” This is unheard of. It’s worse than Hurricane Sandy, the volume of calls we receive, ”said Vincent Boccia, third generation owner of Petanque, a waterproofing and masonry company serving New York City and Long Island. In the past, a homeowner “might have said, ‘OK, I can handle this by sponging it up here and there.’ Now you don’t clean it anymore – you need pumps, and it’s not once every three years, it’s twice a year, three times a year.

Home waterproofing solutions work by adding drainage and pumps that keep water from flowing out of a home. But a homeowner cannot control how water moves on the street or whether it drains properly underground.

“Stormwater management in an urban environment like New York City is complicated,” said Edward Timbers, spokesperson for the city’s environmental protection department, in an email.

According to Mr. Timbers, the number of sewer backups in the city has fallen 66% over the past decade “thanks to a scheduled cleanup and aggressive responses to 311 reports.”

Among the calls to 311 were those from residents of 37th Street in August, prompting the city to clean up the sewers near the bottom of the block, and ultimately fix a rupture – work that ended on September 3, two days ago. after Ida flooded the city. Mr Timbers suggested homeowners install check valves on sewer lines, which can prevent water from backing up into a home.

Since Hurricane Sandy in 2012, the city has invested $ 20 billion in a climate resilience plan which includes stormwater management. However, the work carried out so far has not been able to absorb the volume of rain that fell on the city on September 1 in record time.

That night, Lois Aronow, who lives in the same block on 37th Street as Ms Moore, saw a waterfall spilling onto a concrete wall surrounding a Metropolitan Transportation Authority bus depot on the Fifth Avenue. In the videos she recorded, water can be seen spitting up the wall and out of the drainage holes. The basement of her three-bedroom townhouse was inundated with two feet of water, destroying a third of her living space. “I know it will happen again,” said Ms Aronow, 62, a potter, who rented the house for five years.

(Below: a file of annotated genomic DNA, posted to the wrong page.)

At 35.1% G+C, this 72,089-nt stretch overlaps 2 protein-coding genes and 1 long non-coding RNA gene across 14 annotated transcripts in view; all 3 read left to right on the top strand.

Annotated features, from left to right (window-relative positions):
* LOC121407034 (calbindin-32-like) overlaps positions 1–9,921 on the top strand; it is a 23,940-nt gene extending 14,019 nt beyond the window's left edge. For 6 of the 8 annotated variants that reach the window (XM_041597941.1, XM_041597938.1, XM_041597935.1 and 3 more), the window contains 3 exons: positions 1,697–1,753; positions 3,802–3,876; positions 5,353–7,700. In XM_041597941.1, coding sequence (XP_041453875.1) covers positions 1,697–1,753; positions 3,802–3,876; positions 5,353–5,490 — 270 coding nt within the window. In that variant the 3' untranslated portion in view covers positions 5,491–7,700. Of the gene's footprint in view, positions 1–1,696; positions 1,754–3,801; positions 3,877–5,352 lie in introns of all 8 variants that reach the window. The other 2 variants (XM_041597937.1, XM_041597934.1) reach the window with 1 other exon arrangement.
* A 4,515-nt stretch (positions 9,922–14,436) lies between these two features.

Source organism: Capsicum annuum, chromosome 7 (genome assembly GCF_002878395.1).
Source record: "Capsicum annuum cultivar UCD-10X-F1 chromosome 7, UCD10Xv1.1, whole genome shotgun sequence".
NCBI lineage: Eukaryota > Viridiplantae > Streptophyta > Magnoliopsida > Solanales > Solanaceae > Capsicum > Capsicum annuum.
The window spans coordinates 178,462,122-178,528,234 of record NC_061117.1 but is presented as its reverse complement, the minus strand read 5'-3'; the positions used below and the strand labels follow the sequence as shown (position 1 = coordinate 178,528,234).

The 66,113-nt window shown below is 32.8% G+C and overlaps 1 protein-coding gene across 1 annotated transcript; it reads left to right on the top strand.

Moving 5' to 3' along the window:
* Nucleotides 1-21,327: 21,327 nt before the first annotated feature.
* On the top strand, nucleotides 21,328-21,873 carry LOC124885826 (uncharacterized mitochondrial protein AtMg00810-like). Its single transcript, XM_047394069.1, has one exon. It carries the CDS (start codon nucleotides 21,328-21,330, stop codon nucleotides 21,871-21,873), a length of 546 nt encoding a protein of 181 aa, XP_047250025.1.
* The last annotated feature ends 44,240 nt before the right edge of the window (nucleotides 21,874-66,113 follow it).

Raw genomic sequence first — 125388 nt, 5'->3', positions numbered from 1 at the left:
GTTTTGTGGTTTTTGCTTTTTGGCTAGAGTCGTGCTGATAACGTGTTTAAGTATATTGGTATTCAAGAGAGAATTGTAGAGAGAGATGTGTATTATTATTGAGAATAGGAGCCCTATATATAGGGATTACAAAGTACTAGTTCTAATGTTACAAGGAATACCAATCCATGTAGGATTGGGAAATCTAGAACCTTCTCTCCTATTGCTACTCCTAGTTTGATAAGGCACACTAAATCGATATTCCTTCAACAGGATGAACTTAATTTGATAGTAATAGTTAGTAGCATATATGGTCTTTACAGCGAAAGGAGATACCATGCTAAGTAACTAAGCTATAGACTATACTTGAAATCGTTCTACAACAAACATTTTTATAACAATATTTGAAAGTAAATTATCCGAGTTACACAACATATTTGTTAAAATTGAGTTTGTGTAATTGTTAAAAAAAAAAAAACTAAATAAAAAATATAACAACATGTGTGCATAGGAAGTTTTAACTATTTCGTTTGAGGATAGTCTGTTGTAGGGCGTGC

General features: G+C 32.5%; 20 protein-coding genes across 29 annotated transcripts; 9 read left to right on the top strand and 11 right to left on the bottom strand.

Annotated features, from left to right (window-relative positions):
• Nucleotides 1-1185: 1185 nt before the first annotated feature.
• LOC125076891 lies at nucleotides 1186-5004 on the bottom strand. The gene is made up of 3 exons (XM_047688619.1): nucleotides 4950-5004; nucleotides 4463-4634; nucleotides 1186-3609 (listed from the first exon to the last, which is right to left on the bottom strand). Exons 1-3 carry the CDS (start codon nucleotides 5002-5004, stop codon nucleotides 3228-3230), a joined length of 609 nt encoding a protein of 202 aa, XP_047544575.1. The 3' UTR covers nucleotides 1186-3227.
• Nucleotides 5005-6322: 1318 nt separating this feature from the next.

Ms. Aronow’s owner hired contractors to repair the damage and restore the property. But she worries about the long term. “It’s traumatic. How do you treat it? ” she said. “You can move to a skyscraper, I guess, but moving isn’t without problems either.”

Ms Moore is reluctant to renovate or waterproof her basement until she is satisfied the sewer problem has been adequately addressed. The check valve that the previous owner had installed broke during Hurricane Henri in late August. Replacing it could cost $ 5,000, she estimates. And restoring his basement to its previous state could cost $ 30,000. His home insurance policy only provides coverage of $ 5,000 for damage caused by sewer backups.

Ms Moore is concerned that town sewer repairs at the bottom of the block won’t solve the problems for her, since her house is at the top of the block. But according to Mr. Timbers, repairs should fix issues along the street, and city engineers inspected the sewer after Hurricane Ida and found it to be functioning properly.

But Ms. Moore is not reassured. “You think of your home as that safe place where it is yours and you are invested in it,” she said. “Now that this has happened, knowing how bad it can get in our house, I think of our house completely differently. I just feel like we risk damaging our own property. All of our stuff. I can never be well when it starts to rain.